Tuesday, March 19, 2013

Geo 365: March 19, Day 78: Hole-In-The-Ground

Dana admires Hole-in-the-Ground, a classic maar on the tableland to the west-northwest of Fort Rock. There's a foot path to the bottom from this point- you can see it to Dana's left. However, most geology people probably are aware of the problem of hikes that start downhill: the easy part is when you're fresh, the hard part comes when you're not. So I used to tromp down with kids, but didn't on this trip. (It's a serious slog, coming back up that slope, roughly 400-500 feet  (correction- closer to 200 meters or more, looking more carefully at the guide linked in the next paragraph, so maybe a bit less than) 700 feet vertical, and relentlessly steep.)

The reason I chose this photo as an introduction to Hole-in-the-Ground can be seen above that little tree past and to the left of the central playa, on the opposite wall. The offset in that layer of basalt marks a fault which bisects this crater, and it's thought that this was the weak feature that allowed the basaltic magma to migrate upwards at this spot. More detailed information on HIG can be found in USGS Circular 838, at mile 25.1 in this road log.

In one of those nice little bits of synchronicity, tweeted yesterday, "What is this little perfect round hole in Africa? Likely in Ethiopia near 7.99N, 37.19E. " I replied," Given location- not too far off axis of rift- & water, guessing maar. Funny, just looking at another: " And a few minutes later, I was able to pin it down in FlashEarth: " Yep, definitely looks like a maar- explosive interaction between magma and groundwater, steam blasts hole open." and " location, oriented ~same, scale ~same, as your photo Maar def.: " However, my comments got no reply, so I don't know if he saw them.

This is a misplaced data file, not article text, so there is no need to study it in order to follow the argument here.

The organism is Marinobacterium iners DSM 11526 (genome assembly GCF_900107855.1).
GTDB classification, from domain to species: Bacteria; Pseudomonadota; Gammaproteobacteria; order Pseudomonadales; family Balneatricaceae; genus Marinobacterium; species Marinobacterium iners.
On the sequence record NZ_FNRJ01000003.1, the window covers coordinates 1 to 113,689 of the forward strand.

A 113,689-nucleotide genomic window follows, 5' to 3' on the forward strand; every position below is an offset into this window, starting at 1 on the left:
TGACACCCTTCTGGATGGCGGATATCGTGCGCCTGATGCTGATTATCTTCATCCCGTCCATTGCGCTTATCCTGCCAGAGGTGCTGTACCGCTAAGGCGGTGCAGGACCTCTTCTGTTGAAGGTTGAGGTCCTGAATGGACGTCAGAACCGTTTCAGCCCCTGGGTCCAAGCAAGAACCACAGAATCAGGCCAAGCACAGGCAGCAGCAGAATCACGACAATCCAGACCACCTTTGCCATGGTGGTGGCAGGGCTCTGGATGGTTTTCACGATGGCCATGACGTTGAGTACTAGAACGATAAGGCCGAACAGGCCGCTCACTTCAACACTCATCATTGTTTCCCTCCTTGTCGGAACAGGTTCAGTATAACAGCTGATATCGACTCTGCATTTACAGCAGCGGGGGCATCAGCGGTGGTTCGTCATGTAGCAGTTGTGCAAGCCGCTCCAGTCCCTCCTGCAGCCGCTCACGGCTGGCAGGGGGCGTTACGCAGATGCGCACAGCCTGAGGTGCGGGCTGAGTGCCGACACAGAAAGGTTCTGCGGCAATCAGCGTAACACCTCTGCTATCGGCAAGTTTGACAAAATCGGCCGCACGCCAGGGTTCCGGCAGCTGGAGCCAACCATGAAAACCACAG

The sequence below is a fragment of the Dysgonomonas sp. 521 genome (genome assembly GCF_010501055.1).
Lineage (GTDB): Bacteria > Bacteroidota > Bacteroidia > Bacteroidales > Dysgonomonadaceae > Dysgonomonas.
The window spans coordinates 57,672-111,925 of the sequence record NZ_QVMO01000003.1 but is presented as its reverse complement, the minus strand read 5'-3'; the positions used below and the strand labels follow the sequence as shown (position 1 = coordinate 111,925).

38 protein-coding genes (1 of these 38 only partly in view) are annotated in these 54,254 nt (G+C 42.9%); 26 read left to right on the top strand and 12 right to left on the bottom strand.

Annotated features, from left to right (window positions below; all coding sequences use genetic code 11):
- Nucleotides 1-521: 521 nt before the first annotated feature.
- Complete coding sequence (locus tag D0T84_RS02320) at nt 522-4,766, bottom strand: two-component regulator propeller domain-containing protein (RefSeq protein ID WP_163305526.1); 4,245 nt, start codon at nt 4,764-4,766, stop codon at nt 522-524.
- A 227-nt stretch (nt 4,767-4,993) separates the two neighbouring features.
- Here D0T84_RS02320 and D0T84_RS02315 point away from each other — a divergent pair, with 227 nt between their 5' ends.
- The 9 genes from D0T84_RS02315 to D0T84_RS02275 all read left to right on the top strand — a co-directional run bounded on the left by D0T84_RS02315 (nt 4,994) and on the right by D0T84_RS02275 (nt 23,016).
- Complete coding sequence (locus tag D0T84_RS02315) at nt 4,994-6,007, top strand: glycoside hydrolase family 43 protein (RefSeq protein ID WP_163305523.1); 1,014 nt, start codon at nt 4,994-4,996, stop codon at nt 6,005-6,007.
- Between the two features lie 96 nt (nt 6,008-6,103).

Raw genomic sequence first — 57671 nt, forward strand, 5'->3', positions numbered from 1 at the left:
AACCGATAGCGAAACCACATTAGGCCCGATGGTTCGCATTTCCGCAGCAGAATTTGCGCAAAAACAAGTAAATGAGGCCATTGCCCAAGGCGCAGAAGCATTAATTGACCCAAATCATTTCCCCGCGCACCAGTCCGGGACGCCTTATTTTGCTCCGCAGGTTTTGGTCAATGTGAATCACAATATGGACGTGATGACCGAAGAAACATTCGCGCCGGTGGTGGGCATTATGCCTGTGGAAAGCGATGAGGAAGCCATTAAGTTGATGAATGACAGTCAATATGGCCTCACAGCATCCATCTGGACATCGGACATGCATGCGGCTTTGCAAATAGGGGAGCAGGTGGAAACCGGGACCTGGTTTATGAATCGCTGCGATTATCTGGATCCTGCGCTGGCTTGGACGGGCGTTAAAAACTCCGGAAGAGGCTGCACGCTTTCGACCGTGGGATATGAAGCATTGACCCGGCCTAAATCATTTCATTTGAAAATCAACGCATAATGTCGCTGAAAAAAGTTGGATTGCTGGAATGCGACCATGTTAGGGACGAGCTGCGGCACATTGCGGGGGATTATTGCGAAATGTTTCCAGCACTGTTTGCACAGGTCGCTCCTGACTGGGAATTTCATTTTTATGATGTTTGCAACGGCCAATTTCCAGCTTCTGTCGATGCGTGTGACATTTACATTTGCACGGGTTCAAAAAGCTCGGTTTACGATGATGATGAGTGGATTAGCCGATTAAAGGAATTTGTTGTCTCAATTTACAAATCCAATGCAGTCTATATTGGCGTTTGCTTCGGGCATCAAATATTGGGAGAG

Photo unmodified. August 20, 2011. FlashEarth Location. (You can see the fault on the crater wall in that view, almost directly across from the center cross hairs.)


Cujo359 said...

For me, Hole In The Ground provided on object lesson about thinking, in league with another crater. There's a panorama of the crater at that link, BTW. Feel free to borrow it if you want.

And thanks for showing it to me.

Lockwood said...

Thanks for the link- as it happens, I didn't think to get a nice set of photos suitable for a panorama, a fact over which I've been kicking myself ever since.

The mode of formation is different from Crater Lake- that is a collapse feature, a caldera, while this is an explosive feature, a true crater. (Though looking at the cross-section in that road log, it definitely looks like subsidence was involved.)

Still, nice panorama and discussion- I'll link it tomorrow.

My pleasure, and I've been sort of blown away by just how much great stuff we saw during just one day- I've been mining August 20, 2011 for over a month now!